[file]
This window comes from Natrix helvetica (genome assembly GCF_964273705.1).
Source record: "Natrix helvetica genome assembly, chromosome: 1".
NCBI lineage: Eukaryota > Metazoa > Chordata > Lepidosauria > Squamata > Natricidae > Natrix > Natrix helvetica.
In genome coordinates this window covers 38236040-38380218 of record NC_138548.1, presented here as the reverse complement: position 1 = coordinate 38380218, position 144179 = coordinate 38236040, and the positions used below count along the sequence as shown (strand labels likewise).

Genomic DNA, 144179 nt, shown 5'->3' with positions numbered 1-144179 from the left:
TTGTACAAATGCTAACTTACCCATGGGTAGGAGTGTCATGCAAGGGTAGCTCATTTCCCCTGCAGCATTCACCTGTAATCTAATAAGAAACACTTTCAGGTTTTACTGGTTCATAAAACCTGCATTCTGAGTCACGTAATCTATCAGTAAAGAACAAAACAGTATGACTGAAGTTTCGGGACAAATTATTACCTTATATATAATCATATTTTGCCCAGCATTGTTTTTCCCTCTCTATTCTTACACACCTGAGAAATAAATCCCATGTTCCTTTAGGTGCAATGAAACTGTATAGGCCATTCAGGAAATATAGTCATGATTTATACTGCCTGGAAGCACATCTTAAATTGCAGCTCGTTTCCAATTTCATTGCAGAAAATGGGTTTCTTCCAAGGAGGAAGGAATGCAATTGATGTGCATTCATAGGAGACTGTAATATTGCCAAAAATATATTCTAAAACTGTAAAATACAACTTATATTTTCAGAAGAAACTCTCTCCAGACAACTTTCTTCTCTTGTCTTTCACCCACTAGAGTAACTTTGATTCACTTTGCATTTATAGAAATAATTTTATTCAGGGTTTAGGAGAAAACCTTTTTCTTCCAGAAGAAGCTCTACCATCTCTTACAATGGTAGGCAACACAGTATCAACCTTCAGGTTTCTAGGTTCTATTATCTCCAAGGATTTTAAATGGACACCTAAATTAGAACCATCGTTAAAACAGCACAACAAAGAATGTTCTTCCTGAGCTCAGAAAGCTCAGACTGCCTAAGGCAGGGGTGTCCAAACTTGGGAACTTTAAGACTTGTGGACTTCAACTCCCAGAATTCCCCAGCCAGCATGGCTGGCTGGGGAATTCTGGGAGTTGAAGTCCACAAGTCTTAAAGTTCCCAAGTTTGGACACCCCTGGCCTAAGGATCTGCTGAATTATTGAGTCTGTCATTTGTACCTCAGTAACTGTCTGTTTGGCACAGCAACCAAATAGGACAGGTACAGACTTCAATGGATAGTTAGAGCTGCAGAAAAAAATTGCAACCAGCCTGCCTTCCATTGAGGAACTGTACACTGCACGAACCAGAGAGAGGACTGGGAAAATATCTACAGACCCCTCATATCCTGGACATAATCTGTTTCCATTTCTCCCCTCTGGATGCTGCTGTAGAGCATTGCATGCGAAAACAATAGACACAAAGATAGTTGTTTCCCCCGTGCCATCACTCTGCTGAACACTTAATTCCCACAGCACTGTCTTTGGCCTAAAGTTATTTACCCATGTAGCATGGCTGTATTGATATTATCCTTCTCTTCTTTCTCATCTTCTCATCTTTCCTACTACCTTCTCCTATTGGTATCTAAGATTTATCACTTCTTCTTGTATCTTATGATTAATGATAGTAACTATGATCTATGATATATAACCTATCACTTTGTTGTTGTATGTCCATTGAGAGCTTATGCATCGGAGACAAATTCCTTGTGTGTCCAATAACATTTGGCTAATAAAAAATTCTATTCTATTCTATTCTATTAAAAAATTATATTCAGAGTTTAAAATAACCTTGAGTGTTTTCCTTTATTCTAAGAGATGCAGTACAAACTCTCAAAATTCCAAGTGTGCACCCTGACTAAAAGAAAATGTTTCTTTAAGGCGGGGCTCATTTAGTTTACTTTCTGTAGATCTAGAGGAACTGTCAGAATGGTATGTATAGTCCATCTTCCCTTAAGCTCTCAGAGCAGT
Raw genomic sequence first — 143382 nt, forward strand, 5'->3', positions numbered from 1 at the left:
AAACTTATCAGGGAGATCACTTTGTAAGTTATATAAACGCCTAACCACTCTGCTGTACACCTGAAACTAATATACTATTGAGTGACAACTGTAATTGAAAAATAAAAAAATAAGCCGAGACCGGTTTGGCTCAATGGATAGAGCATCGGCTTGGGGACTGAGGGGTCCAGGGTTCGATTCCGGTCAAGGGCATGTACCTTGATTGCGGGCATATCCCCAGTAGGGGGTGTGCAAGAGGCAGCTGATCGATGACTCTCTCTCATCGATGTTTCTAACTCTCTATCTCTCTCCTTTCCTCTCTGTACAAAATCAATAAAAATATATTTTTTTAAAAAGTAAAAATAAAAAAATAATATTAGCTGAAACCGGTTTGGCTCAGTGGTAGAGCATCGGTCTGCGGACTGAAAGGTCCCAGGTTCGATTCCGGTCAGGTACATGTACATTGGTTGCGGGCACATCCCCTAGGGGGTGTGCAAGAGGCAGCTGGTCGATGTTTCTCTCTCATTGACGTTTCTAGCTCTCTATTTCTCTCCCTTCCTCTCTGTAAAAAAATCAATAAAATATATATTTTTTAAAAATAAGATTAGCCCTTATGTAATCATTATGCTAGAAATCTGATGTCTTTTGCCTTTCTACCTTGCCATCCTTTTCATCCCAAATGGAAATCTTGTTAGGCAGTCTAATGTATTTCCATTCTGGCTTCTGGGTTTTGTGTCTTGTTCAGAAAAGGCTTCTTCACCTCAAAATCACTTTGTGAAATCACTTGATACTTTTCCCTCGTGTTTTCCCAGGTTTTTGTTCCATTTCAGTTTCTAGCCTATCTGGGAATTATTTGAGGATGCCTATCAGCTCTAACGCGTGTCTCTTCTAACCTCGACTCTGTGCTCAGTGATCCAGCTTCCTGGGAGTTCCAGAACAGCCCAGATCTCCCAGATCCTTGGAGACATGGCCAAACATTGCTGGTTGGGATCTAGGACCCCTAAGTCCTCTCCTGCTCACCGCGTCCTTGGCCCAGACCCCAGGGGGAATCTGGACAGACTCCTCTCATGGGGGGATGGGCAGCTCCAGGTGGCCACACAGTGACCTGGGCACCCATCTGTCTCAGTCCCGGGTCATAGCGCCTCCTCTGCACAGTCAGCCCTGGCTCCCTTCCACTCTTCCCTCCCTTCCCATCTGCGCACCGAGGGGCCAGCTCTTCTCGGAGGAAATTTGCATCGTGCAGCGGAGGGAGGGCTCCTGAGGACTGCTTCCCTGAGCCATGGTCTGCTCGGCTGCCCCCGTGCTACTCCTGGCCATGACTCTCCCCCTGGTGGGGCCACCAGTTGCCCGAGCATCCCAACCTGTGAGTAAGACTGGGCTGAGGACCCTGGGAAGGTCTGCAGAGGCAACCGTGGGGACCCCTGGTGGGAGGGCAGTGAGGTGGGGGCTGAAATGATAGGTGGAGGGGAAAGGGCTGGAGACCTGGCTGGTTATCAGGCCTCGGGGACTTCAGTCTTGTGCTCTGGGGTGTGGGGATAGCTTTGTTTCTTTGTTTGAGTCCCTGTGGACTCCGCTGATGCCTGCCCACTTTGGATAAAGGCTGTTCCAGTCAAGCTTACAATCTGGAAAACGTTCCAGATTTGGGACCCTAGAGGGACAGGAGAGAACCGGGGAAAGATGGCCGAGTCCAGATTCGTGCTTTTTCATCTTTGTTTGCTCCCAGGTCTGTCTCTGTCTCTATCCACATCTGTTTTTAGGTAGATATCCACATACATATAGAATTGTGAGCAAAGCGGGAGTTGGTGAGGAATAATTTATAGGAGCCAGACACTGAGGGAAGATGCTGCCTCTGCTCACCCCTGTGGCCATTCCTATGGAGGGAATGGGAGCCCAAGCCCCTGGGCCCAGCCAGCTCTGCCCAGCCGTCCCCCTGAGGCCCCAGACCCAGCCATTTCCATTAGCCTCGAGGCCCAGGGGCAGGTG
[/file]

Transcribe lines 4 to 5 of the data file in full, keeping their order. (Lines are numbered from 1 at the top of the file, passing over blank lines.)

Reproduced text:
In genome coordinates this window covers 38236040-38380218 of record NC_138548.1, presented here as the reverse complement: position 1 = coordinate 38380218, position 144179 = coordinate 38236040, and the positions used below count along the sequence as shown (strand labels likewise).

Genomic DNA, 144179 nt, shown 5'->3' with positions numbered 1-144179 from the left: